The first study of its kind, researchers gathered data on hospitalizations and prescription medications for over 1 million children born in Denmark between 1995 and 2012. Researchers think that infections and inflammatory reactions can affect the developing brain, contributing to the process of developing mental disorders.
Kids who were hospitalized for an infection had an 84 percent higher chance of being diagnosed with metal health disorders, excluding depression and bipolar disorder. And they were 42 percent more likely to be prescribed medication to treat a mental illness.
About four percent were diagnosed with schizophrenia, attention deficit hyperactivity disorder, anxiety and personality disorders. And 5.2 percent of them were prescribed medications for mental disorders.
Infections that were deemed less serious and could be treated in an outpatient setting with an antibiotic, antiviral, antifungal or antiparasitic medications increased a child’s chance of getting a mental illness diagnosis by 40 percent and a 22 percent chance of being prescribed medication.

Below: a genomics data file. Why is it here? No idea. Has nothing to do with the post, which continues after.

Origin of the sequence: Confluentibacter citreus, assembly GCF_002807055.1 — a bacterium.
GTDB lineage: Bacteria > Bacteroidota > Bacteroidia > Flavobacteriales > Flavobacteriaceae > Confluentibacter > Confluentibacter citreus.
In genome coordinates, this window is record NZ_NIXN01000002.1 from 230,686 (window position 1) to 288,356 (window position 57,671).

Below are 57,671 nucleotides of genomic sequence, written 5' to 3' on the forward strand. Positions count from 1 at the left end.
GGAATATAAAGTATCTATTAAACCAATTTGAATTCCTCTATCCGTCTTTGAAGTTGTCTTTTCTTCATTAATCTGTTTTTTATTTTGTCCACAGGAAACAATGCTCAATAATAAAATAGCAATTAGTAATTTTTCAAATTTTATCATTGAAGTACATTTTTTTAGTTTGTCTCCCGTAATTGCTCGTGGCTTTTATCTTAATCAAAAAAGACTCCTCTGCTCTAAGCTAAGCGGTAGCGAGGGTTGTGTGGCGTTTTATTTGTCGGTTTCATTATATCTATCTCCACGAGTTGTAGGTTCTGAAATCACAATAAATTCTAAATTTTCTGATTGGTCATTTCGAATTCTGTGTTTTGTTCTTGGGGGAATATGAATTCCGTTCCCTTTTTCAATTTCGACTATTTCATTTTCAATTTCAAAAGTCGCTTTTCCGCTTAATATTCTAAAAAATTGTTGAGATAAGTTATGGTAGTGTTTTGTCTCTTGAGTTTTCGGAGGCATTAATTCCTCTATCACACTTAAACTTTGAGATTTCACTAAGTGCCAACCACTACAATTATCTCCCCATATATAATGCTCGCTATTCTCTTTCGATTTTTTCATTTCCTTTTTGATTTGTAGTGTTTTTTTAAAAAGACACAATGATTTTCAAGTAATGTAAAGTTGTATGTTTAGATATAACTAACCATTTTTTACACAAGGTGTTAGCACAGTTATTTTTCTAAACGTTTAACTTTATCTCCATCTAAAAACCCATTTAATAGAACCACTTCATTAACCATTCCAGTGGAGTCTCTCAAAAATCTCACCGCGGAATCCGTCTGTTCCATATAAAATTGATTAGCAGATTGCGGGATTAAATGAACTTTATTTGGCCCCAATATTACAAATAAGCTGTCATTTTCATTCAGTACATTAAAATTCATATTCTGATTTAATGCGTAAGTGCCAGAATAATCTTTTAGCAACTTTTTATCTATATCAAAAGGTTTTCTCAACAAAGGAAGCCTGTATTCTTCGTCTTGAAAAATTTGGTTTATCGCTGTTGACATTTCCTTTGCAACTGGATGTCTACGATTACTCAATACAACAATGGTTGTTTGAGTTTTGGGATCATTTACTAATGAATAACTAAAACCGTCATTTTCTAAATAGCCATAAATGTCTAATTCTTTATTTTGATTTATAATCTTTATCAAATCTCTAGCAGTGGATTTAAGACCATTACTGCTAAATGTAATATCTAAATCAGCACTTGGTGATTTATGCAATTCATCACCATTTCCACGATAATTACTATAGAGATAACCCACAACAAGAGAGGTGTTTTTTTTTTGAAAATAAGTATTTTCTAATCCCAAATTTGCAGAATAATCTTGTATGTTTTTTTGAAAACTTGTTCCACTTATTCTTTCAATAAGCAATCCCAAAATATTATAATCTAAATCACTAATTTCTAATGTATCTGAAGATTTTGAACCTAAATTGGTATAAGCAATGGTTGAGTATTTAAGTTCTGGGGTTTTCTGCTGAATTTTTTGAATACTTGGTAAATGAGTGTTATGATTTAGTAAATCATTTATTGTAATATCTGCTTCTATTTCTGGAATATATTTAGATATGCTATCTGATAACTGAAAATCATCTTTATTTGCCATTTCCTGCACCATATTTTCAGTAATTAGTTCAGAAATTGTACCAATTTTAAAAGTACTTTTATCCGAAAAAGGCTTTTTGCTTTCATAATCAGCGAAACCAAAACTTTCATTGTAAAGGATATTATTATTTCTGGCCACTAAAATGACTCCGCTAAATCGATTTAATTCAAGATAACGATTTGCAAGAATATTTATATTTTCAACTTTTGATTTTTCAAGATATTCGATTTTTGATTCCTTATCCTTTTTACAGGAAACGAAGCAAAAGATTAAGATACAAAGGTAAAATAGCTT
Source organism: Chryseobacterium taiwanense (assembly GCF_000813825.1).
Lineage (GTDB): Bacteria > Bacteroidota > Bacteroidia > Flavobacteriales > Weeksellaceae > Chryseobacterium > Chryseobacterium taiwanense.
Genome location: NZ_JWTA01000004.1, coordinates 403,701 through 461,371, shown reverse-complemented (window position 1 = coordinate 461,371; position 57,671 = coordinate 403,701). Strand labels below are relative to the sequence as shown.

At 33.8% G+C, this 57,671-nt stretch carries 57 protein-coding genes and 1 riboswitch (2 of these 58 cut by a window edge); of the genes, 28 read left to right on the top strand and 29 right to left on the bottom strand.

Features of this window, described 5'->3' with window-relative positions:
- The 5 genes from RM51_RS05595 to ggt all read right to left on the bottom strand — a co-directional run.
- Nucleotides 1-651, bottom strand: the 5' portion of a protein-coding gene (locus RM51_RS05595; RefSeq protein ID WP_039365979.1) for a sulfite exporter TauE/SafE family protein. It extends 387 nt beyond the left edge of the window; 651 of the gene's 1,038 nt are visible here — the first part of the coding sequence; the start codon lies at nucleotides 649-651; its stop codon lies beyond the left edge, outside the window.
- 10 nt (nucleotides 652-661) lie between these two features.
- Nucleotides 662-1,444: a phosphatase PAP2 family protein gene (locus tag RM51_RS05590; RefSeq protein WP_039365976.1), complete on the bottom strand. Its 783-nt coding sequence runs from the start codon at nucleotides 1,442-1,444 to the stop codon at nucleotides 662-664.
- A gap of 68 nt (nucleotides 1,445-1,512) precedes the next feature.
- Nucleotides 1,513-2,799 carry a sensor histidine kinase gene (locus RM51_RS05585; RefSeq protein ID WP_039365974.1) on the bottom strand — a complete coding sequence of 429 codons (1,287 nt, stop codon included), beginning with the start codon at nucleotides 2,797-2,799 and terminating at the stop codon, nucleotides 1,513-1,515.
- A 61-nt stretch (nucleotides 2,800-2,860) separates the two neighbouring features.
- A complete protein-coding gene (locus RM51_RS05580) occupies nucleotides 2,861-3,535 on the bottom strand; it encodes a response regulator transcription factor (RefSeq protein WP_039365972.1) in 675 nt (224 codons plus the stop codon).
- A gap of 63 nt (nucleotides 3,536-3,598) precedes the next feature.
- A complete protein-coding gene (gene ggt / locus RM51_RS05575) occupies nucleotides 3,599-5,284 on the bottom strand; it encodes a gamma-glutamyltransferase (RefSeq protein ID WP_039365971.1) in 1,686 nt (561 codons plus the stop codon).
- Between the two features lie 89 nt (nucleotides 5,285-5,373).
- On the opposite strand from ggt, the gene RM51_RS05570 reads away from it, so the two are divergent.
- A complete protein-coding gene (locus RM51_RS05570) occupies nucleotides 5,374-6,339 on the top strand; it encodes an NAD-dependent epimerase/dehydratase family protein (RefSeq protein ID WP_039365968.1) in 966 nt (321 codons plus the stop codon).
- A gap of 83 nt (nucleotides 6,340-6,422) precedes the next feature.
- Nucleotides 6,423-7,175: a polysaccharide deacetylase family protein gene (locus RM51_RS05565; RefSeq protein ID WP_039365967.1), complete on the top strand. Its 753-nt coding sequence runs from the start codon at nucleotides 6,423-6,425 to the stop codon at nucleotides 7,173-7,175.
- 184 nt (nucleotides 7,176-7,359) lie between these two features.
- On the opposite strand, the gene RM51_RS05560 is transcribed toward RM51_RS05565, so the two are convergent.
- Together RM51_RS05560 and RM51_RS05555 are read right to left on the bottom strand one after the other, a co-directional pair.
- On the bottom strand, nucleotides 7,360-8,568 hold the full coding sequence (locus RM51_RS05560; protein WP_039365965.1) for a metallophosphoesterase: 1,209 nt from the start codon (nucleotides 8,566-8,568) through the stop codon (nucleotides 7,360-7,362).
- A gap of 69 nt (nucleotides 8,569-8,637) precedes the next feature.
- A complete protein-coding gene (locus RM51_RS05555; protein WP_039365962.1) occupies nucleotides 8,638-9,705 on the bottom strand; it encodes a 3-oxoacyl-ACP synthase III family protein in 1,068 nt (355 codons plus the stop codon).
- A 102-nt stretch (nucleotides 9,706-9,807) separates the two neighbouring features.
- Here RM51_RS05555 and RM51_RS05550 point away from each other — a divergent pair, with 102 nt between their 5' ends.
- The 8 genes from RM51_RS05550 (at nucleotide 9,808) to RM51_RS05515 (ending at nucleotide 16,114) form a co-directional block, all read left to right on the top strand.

The risk for developing a mental disorder is also higher within the first three months following an infection, authors note.
When looking at the role genetics and home environment plays in a child’s chances of developing a mental illness following an infection - researchers found that hospitalization fell to 21 percent compared to the 84 percent above. And the risk of being prescribed medication fell to 17 percent.
This finding strengthens the link between infections and its correlation to mental illness, not just confining it solely to genetics and socioeconomic factors.
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